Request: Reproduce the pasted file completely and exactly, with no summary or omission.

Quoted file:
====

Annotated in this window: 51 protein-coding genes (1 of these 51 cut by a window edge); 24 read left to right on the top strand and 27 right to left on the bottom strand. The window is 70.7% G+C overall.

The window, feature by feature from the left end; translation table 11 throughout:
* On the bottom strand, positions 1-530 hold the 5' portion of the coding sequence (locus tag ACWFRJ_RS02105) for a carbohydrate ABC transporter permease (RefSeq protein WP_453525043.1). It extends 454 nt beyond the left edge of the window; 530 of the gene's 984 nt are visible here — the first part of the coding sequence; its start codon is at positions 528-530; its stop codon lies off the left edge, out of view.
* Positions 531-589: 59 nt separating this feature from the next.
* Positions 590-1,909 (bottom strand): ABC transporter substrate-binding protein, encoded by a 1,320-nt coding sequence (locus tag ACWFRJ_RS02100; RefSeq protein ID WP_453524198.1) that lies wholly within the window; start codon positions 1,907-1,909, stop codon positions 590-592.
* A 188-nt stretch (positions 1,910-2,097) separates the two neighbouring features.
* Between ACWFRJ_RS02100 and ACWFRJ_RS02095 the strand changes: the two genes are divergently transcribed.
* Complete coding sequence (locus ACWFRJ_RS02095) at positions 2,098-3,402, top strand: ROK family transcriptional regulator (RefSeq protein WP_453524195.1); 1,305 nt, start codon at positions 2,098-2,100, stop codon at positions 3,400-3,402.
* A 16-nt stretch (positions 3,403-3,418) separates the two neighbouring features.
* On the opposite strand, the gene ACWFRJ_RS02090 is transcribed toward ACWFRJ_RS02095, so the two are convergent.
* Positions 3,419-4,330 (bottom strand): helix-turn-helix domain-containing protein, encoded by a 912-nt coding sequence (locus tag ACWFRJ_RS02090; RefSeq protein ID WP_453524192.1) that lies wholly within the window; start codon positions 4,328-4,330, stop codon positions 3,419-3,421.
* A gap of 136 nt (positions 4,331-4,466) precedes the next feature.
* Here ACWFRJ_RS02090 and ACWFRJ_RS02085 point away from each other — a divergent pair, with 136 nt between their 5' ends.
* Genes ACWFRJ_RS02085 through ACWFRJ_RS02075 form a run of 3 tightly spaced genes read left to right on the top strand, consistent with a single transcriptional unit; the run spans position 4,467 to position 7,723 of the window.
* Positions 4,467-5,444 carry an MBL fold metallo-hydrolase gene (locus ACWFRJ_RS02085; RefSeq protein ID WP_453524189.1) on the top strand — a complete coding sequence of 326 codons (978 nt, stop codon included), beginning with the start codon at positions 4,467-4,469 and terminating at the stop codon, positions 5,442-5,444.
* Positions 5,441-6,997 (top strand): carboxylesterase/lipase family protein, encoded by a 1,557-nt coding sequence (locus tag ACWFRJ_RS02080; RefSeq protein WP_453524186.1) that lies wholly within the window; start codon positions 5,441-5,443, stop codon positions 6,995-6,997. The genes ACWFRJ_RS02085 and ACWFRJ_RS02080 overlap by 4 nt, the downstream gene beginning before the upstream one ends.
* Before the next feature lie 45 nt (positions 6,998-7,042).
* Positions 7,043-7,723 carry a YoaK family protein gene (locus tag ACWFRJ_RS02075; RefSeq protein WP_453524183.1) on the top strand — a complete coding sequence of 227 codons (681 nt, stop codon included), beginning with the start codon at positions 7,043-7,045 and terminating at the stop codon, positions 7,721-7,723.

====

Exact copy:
Annotated in this window: 51 protein-coding genes (1 of these 51 cut by a window edge); 24 read left to right on the top strand and 27 right to left on the bottom strand. The window is 70.7% G+C overall.

The window, feature by feature from the left end; translation table 11 throughout:
* On the bottom strand, positions 1-530 hold the 5' portion of the coding sequence (locus tag ACWFRJ_RS02105) for a carbohydrate ABC transporter permease (RefSeq protein WP_453525043.1). It extends 454 nt beyond the left edge of the window; 530 of the gene's 984 nt are visible here — the first part of the coding sequence; its start codon is at positions 528-530; its stop codon lies off the left edge, out of view.
* Positions 531-589: 59 nt separating this feature from the next.
* Positions 590-1,909 (bottom strand): ABC transporter substrate-binding protein, encoded by a 1,320-nt coding sequence (locus tag ACWFRJ_RS02100; RefSeq protein ID WP_453524198.1) that lies wholly within the window; start codon positions 1,907-1,909, stop codon positions 590-592.
* A 188-nt stretch (positions 1,910-2,097) separates the two neighbouring features.
* Between ACWFRJ_RS02100 and ACWFRJ_RS02095 the strand changes: the two genes are divergently transcribed.
* Complete coding sequence (locus ACWFRJ_RS02095) at positions 2,098-3,402, top strand: ROK family transcriptional regulator (RefSeq protein WP_453524195.1); 1,305 nt, start codon at positions 2,098-2,100, stop codon at positions 3,400-3,402.
* A 16-nt stretch (positions 3,403-3,418) separates the two neighbouring features.
* On the opposite strand, the gene ACWFRJ_RS02090 is transcribed toward ACWFRJ_RS02095, so the two are convergent.
* Positions 3,419-4,330 (bottom strand): helix-turn-helix domain-containing protein, encoded by a 912-nt coding sequence (locus tag ACWFRJ_RS02090; RefSeq protein ID WP_453524192.1) that lies wholly within the window; start codon positions 4,328-4,330, stop codon positions 3,419-3,421.
* A gap of 136 nt (positions 4,331-4,466) precedes the next feature.
* Here ACWFRJ_RS02090 and ACWFRJ_RS02085 point away from each other — a divergent pair, with 136 nt between their 5' ends.
* Genes ACWFRJ_RS02085 through ACWFRJ_RS02075 form a run of 3 tightly spaced genes read left to right on the top strand, consistent with a single transcriptional unit; the run spans position 4,467 to position 7,723 of the window.
* Positions 4,467-5,444 carry an MBL fold metallo-hydrolase gene (locus ACWFRJ_RS02085; RefSeq protein ID WP_453524189.1) on the top strand — a complete coding sequence of 326 codons (978 nt, stop codon included), beginning with the start codon at positions 4,467-4,469 and terminating at the stop codon, positions 5,442-5,444.
* Positions 5,441-6,997 (top strand): carboxylesterase/lipase family protein, encoded by a 1,557-nt coding sequence (locus tag ACWFRJ_RS02080; RefSeq protein WP_453524186.1) that lies wholly within the window; start codon positions 5,441-5,443, stop codon positions 6,995-6,997. The genes ACWFRJ_RS02085 and ACWFRJ_RS02080 overlap by 4 nt, the downstream gene beginning before the upstream one ends.
* Before the next feature lie 45 nt (positions 6,998-7,042).
* Positions 7,043-7,723 carry a YoaK family protein gene (locus tag ACWFRJ_RS02075; RefSeq protein WP_453524183.1) on the top strand — a complete coding sequence of 227 codons (681 nt, stop codon included), beginning with the start codon at positions 7,043-7,045 and terminating at the stop codon, positions 7,721-7,723.